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“Dad gave me the intuition and smarts and the strength to challenge why.”

SportsCenter reporter Shelley Smith writes this Father's Day tribute to a man who, like his daughter, remains remarkably resilient

This is about my dad and family:

My dad, like many of yours, has been through a lot.

He’ll be 86 in July.

His younger daughter, my younger sister, died in 2016 from organ failure.

I went through three types of cancer and a stroke and two major joint replacements (but who’s counting?).

And then, saddest of all, his wife of 62 years died last August.

Their 63rd anniversary would have been June 10.

“Dad gave me the intuition and smarts and the strength to challenge why,” Shelley Smith writes. (Shelley Smith/ESPN)

And then, on Mother’s Day night (a sacred holiday in our house, according to Mom), this happened.

He was trying to adjust the thermostat, tucked for some inexplicable reason, behind the TV in the living room – with his cane.

He doesn’t use the cane (well, now he does) and thought it smart to reach over and move the dial … so to speak.

Not.

He lost his balance and fell right on that hip.

He cracked the ball in the socket – but not the socket, so I guess that’s a good thing.

Remarkably, it was two years to the day of my stroke in the Warriors locker room, which freaked Steph Curry out, who saw me laying on the trainers’ table meant for him, and made life-saving heroes out of the Warriors trainers. (I went back to work the next week with gifts in hand and gratitude I’ve never known in my heart).

So as I was getting ready to continue my coverage of the Warriors (I had already done the first two rounds) and was assigned to see them through the Finals, I got a call from dad’s senior living quarters saying he had fallen and was taken away in an ambulance – but they didn’t know to where.

They lost him.

“What?”

“What should I do?” the panicked front desk attendant asked me as she was hyperventilating.

“What do you mean ‘What should you do?’” I asked.

“He didn’t have a preferred hospital on his record.”

“So, you lost him?” I said, incredulous. “How could you lose someone from assisted living?

“Maybe,” I suggested, “you might try to call the ambulance company and ask them where they took him?”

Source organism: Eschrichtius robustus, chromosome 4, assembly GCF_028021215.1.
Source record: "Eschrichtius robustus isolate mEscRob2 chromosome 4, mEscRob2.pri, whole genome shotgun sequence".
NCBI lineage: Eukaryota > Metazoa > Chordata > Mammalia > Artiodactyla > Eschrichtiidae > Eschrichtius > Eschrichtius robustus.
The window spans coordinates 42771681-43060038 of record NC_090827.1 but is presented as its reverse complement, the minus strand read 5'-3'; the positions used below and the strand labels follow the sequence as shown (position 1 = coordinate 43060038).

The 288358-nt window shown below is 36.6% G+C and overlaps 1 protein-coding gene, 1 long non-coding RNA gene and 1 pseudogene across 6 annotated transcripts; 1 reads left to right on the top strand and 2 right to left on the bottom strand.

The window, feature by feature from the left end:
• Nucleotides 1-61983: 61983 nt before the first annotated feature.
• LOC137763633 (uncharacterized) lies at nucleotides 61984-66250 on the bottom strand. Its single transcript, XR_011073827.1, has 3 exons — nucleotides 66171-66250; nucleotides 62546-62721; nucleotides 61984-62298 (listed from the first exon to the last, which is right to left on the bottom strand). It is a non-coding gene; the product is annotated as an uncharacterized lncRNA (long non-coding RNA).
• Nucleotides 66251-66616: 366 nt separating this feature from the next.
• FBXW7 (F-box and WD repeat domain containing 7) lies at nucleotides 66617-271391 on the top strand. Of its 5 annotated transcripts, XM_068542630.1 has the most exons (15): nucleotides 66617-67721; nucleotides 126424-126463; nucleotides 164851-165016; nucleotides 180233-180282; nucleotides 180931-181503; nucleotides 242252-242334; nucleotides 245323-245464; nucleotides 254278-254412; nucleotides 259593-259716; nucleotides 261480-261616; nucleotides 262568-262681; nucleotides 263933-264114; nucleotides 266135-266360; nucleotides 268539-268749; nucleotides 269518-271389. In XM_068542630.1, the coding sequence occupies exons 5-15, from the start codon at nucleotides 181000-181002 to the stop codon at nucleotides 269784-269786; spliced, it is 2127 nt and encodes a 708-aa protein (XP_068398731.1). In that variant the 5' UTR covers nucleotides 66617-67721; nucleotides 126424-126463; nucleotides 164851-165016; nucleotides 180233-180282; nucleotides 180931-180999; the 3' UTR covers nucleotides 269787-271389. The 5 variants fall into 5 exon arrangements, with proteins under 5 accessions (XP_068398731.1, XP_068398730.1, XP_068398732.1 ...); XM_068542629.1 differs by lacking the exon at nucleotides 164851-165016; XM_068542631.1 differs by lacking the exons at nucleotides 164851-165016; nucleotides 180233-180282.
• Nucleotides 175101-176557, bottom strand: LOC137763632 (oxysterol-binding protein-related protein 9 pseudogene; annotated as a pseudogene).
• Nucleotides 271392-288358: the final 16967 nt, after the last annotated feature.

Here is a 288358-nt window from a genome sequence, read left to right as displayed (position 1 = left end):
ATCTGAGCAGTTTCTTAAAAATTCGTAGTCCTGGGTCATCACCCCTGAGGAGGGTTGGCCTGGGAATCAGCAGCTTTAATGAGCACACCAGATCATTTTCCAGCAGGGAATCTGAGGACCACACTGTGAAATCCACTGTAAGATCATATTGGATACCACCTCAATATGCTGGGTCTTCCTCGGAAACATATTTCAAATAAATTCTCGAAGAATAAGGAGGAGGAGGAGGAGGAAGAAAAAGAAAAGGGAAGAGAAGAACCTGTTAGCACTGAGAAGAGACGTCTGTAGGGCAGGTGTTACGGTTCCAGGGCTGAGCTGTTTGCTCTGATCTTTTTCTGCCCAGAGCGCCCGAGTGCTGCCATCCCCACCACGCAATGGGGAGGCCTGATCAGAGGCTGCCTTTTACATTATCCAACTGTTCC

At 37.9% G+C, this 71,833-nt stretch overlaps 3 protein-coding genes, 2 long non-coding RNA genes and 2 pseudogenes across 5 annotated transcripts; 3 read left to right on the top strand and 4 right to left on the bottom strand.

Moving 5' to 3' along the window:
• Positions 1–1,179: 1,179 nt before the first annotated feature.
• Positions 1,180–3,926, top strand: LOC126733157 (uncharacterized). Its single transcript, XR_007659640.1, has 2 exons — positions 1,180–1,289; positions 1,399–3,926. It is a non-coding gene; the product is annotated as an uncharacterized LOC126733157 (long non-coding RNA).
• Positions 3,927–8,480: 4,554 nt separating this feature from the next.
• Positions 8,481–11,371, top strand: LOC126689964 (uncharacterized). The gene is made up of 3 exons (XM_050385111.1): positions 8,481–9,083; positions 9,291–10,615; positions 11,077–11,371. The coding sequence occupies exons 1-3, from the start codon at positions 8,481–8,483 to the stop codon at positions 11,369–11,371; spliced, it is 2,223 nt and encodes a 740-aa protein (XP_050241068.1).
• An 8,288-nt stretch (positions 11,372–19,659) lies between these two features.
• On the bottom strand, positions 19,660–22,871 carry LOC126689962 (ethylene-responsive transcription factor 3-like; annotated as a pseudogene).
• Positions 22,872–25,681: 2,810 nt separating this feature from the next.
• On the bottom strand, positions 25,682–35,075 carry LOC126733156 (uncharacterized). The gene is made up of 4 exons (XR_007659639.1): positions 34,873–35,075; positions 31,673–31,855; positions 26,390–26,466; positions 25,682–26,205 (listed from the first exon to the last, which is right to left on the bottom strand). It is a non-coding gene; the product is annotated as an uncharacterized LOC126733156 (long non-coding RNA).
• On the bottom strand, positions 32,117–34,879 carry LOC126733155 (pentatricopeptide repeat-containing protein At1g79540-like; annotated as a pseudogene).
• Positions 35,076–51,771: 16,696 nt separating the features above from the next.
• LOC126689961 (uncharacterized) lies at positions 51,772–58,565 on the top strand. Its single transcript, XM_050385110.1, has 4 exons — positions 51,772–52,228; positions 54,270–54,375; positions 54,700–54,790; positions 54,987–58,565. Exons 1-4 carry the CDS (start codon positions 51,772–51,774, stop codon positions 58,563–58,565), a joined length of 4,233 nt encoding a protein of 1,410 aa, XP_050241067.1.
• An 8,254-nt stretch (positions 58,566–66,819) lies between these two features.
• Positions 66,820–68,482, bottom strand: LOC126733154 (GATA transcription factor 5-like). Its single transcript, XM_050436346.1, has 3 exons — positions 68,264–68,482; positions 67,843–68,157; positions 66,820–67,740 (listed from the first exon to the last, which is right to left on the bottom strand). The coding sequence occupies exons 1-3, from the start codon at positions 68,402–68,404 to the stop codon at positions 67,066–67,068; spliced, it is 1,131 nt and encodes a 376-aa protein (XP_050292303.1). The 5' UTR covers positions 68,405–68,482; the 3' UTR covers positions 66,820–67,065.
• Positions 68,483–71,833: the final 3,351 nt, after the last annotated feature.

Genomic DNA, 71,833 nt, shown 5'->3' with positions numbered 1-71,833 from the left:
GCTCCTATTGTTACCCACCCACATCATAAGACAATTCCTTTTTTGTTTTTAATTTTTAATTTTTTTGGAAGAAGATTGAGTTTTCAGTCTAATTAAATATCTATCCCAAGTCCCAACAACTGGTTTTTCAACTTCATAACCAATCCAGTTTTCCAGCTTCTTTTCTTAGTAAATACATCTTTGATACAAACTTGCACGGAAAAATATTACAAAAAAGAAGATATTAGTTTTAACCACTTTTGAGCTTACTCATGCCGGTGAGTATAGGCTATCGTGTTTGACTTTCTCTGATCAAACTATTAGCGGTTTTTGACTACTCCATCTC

We finally found him, the hip was cracked, surgery was scheduled.

I called my bosses and said I’d be gone for a bit to take care of him.

And they so graciously said, “take what time you need.”

They then called in my fellow ESPN reporters Mark Schwarz and Michele Steele to take my place.

God love them all.

I got to the hospital the next morning just as he was getting out of surgery and he was making zero sense.

He thought he was dying, he thought he was in Nebraska, he thought he was in prison and then a hotel.

He kept wanting to get up and walk around. Anesthesia does weird things.

I slept in the chair in his room that night and went to his apartment the next only to be called by him.

“They’ve moved my bed and I don’t know where I am,” so I rushed back and he was right where they had him.

Again, anesthesia.

Another night in the chair.

He talks in his sleep. That’s what I learned. At first, I was alarmed, then I figured out to stop trying to figure out what he was saying.

And don’t answer.

It was a rough three weeks. One in the hospital, one in the rehab center which was also sad, and then one on an air mattress at his place.

I ran errands.

I bought him a walker and a toilet seat and Frosted Flakes, made him homemade spaghetti sauce, found a new recliner and chairs for the table that don’t threaten to kill whoever sat in them.

I guess since my mom’s death in August I hadn’t paid much attention to his physical situation.

We were all grieving.

I bought him a soup pan and a skillet. New towels, new sheets, new shoes…slip-ons of course.

And, of course, sent them all to my address at first and not his.

He has done for me more than I could ever do for him.

I am successful today because of him and my Mom, who gave me the chops to perform.

Dad gave me the intuition and smarts and the strength to challenge why.

He truly is the smartest, most reasonable man I’ve ever known.

He checks his financial accounts daily (ever fearful of hacks).

He has advised me so wisely about so many important decisions, that this mini-essay is the very, very least I do for the most important man in my life.

Happy Father’s Day, Dr. Ronald Lee Smith, aka DAD.

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